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Gluten-free Christmas cookies

(article, Stephanie Stiavetti)

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In kitchens across the land, home cooks are digging out worn cookbooks and faded recipe cards, scouring baking sheets and the Internet for tips. Ovens are being preheated, and houses are filling with the cozy aromas of caramelizing sugar and browning butter. It's cookie season. 


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When I was a little girl, I swore that I could gauge how many days were left till Christmas by how intensely my neighborhood smelled of baking cookies. For many folks, myself included, making Christmas cookies is the best part of the holiday season.

We enlist loved ones young and old to stir, roll, cut, and decorate. We smile at the mess of sugar and the clatter of cookie cutters. And we're positively giddy at the prospect of packing colorful, tissue-paper-lined gift boxes with the results of our labors. 

[%image reference-image float=right width=400 caption="Ricciarelli are traditional Italian cookies."]But not everyone can enjoy traditional floury cookies. If you're trying to go gluten-free, the Christmas-cookie season can be a challenge. But it's certainly not impossible.

For help, I called upon learned cookie maven Nancy Baggett, the author of the recently released Simply Sensational Cookies.

"Very often, the baking expertise I would normally use yields poor results with gluten-free baking, or just no longer applies at all," Baggett told me. "For example, like all professionally trained bakers, I know that over-mixing wheat-based doughs will yield tough cookies; the excess manipulation develops too much gluten. But in rice-flour doughs, which lack gluten, I’ve found that vigorous stirring has an entirely opposite, very positive effect. It actually helps cookies hold together, and they come out less crumbly."

Gluten-free cookies tend to be more crumbly than their gluteny counterparts. This is due to the fact that gluten is what makes baked goods tender and chewy, and the loss of gluten in a recipe needs to be compensated for by adding other gum-like ingredients that do a similar job. There will still be a textural difference, as nothing really matches the stretch of good, old-fashioned gluten; but since non-wheat flours contain no gluten, there's almost no risk of over-mixing. 

In fact, mixing gluten-free cookie doughs more can help binders, such as xanthan gum and egg proteins, to bind even better, giving them the opportunity to soak into flour particles and creating a glue-like effect. You'll notice that some gluten-free cookie recipes recommend setting the dough aside in the refrigerator before baking; this helps firm up the dough for easier handling, with the added bonus of allowing the wet ingredients to integrate more fully into the dry.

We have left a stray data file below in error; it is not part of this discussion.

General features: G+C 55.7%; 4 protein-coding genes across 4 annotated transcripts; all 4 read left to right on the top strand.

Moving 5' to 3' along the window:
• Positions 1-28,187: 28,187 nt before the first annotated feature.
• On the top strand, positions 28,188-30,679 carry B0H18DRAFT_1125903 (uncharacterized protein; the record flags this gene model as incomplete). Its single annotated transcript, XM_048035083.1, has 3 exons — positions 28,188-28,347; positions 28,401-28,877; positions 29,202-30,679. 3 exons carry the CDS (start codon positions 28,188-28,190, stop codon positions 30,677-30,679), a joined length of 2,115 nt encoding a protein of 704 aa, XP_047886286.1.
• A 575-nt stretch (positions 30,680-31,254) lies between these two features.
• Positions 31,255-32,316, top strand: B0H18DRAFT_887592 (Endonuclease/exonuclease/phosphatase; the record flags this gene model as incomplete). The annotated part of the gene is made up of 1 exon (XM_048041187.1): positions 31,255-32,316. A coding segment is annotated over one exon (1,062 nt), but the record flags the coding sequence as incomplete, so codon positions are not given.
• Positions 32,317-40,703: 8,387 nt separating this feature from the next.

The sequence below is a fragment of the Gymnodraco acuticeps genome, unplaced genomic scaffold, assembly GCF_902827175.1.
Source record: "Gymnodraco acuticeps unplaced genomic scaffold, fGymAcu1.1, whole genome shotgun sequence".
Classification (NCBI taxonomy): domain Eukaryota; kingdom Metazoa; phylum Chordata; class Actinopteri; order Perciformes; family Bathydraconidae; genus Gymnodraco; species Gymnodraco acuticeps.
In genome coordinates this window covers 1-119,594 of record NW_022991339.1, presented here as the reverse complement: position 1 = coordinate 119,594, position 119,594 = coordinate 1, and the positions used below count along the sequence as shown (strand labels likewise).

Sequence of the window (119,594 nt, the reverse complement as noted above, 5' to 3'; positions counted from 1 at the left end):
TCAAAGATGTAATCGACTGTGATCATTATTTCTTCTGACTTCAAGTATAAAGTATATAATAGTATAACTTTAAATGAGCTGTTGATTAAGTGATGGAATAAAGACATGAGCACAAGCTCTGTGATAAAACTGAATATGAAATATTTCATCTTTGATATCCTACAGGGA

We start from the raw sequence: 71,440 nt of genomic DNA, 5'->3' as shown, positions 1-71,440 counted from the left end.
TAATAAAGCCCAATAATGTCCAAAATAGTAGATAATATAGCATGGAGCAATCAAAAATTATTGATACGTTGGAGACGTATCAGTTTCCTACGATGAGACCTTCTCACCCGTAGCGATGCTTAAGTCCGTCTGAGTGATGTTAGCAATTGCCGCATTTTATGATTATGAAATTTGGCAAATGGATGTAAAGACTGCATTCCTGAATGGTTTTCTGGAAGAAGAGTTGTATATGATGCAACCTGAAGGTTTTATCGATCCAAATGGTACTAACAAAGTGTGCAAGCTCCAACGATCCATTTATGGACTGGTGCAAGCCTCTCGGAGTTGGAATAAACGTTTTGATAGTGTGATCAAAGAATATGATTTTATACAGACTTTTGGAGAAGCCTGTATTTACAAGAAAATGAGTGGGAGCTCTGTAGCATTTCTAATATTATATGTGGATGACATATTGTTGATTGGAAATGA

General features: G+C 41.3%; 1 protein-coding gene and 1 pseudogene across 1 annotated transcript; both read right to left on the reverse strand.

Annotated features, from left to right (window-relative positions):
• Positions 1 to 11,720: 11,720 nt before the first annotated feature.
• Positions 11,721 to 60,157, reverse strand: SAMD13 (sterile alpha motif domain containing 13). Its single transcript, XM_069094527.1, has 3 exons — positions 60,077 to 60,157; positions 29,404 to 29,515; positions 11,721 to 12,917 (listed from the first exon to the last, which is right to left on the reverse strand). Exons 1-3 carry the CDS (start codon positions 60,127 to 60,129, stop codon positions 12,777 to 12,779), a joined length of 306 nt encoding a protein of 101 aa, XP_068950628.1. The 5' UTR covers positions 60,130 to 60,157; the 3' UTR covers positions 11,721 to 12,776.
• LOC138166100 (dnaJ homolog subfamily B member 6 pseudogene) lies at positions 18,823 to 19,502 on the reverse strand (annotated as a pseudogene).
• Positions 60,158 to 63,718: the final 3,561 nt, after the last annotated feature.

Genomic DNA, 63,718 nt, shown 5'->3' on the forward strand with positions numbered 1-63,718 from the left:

Also worth noting is the fact that since non-wheat flours lack the stretch of their wheaty cousins, gluten-free cookie doughs are often more sticky than traditional cookie dough. As such, you'll need to be more careful when it comes to transporting formed, unbaked cookies — especially if they are rolled thin and cut into shapes. 

If cookies need to be cut and formed, I recommend doing all the work on the same piece of parchment paper you plan to bake them on. When you cut the parchment to the right size ahead of time, you can easily transfer the paper to a baking sheet and slide the whole thing into the oven, usually after a quick set in the refrigerator. This allows you to avoid having to move the actual cookie dough, which will stretch and tear at the slightest provocation.

When it comes to baking gluten-free cookies, the question I'm asked most often is, can you just take an old cookie recipe and replace the white flour for a wheat-free blend? "I don’t advise this," warned Baggett. "I suggest turning to cookbook authors and recipe developers who have already done the experimentation, worked out the innumerable kinks, and can offer reliable, tasty recipes to use. Taking advantage of what they have already learned and formulated guarantees not having to settle for less when it comes to sweet treats this season."

As luck would have it, a recent crop of gluten-free cookbooks have popped up that specifically pertain to the holidays. Here are a few I recommend:

 Gluten-Free Baking for the Holidays, by Jeanne Sauvage, for the everyday gluten-free baker.
 Jennifer Katzinger's Gluten-Free and Vegan Holidays contains some excellent baking recipes for those on both a gluten-free and vegan diet.
 Gluten Free Canteen’s Book of Nosh, by Lisa Stander-Horel and Tim Horel, specifically caters to Jewish holidays.
 And Nancy Baggett's own cookbook, Simply Sensational Cookies, has some excellent gluten-free cookie recipes as well.

Two of my favorite gluten-free cookies for the holidays are the classic sugar cookie, which is a holiday staple in my family, and ricciarelli, a traditionally gluten-free Italian almond cookie that takes on a winter look with a generous dusting of powdered sugar. 

If you're either gluten-free yourself or baking for someone who is, these cookies will become a standard part of your holiday baking repertoire. Enjoy!

p(bio). Stephanie Stiavetti's writing has appeared in a variety of media outlets, including National Public Radio, Culture magazine, the Huffington Post, and KQED's "Bay Area Bites." Her cookbook, Melt: The Art of Macaroni and Cheese, is due out next fall. She regularly writes about her cooking adventures on her blog, The Culinary Life.

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